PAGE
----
Well, that escalated quickly. In light of Sony’s announcement yesterday that it had officially canceled The Interview’s Christmas Day release, and “has no further release plans for the film,” I made a bold suggestion at Quartz: Netflix should save the day, and strike a blow against the hackers who have humiliated Hollywood. As I wrote,
Netflix, which doesn’t have a presence in Asia, is more protected from political fallout than the other multinational companies involved in this controversy. And the film’s marketing budget could be nonexistent. Instead, all of those celebs who decried Sony’s decision yesterday would suddenly become Netflix’s biggest cheerleaders, and the company would find itself with an army of enthusiastic—and free!—celebrity spokesmen, not to mention the invaluable free media coverage.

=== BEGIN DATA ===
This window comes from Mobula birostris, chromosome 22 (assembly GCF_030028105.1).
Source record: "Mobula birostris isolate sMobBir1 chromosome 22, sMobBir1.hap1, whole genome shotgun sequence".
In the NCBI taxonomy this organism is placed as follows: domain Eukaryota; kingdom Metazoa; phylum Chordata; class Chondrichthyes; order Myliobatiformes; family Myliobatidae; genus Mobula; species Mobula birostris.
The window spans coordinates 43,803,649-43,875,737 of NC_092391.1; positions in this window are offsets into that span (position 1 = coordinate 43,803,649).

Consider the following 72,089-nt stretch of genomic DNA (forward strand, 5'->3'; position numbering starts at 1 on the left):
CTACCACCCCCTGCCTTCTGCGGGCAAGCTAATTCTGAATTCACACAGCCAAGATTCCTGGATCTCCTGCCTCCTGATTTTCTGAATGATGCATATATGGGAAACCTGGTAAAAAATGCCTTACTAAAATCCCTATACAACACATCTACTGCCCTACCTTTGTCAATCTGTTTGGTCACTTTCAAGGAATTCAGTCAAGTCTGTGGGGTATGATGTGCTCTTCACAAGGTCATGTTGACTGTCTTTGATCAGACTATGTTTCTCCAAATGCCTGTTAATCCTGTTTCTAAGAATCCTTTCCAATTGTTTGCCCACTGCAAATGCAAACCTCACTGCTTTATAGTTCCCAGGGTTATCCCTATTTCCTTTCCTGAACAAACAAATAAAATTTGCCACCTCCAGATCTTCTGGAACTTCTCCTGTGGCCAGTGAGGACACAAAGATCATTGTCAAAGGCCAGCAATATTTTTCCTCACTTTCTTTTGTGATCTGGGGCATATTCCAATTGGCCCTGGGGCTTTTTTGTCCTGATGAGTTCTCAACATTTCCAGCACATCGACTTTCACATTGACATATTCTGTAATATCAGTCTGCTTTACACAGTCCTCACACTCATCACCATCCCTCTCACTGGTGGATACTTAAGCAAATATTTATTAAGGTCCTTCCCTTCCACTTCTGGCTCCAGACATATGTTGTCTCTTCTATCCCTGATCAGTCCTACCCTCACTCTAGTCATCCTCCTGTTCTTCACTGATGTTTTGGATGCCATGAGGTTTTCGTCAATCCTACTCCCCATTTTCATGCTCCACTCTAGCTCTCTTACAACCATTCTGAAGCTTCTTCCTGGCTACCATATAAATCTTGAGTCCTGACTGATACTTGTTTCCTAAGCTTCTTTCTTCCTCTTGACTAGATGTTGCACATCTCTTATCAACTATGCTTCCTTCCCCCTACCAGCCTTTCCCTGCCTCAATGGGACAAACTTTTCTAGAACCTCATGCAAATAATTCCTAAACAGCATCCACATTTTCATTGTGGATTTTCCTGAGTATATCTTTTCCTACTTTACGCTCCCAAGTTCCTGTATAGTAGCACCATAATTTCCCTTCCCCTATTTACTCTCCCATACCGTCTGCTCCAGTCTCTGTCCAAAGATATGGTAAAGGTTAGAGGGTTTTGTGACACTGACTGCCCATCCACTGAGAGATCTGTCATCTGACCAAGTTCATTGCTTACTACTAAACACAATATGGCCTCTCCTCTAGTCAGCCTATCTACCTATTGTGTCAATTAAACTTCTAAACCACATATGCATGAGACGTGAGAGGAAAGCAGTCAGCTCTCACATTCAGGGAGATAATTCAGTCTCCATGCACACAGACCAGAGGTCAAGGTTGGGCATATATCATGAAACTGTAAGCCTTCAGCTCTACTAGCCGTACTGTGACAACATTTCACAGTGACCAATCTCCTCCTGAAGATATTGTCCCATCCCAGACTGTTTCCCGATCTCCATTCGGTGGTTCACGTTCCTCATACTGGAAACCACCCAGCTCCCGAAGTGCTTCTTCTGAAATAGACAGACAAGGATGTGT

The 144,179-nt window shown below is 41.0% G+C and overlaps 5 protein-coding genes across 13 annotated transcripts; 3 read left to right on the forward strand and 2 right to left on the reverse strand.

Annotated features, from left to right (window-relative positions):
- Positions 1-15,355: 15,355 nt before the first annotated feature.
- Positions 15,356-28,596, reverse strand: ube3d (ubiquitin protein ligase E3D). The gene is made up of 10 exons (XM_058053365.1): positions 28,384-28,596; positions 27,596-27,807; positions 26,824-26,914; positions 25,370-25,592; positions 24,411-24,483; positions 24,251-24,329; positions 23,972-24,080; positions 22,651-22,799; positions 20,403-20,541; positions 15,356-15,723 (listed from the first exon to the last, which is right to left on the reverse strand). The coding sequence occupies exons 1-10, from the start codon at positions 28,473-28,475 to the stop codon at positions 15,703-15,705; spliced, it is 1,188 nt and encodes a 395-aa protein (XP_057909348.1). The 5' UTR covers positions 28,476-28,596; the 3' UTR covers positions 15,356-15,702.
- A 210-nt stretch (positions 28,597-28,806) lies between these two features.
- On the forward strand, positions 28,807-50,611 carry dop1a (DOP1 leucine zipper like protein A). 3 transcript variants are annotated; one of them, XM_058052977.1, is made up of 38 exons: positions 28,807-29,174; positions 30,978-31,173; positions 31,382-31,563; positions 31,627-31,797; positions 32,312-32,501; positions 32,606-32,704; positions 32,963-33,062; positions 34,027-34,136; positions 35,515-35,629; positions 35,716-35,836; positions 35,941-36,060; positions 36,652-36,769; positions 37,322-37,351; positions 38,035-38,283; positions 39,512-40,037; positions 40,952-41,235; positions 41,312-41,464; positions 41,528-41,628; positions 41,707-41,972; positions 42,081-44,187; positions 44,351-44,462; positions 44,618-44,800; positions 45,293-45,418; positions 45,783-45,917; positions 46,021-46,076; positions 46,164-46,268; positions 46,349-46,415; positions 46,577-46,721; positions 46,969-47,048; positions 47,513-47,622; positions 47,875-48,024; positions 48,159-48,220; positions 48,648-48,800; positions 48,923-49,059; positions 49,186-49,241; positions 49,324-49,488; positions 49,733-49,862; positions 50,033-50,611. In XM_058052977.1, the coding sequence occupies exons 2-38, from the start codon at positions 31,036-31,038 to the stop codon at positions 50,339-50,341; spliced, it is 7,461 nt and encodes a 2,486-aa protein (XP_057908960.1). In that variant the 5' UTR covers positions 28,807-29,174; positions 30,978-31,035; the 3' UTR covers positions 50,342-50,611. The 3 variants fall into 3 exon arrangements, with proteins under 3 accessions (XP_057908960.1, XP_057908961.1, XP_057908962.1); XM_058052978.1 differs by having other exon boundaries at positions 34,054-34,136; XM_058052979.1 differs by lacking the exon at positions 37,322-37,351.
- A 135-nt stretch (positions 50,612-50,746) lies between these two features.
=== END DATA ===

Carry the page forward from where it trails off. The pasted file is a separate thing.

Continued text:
The company has long made a habit of rescuing discarded TV shows, including Arrested Development, The Killing, and Longmire, the canceled Western crime drama it picked up just last month from A&E. But now it could take things to the next level, and rescue a huge holiday movie.
Time and again, Netflix has proven itself to be fearless and hasn’t hesitated to make big deals that have upended the entertainment industry. Now it’s time for the company to step up to the plate again.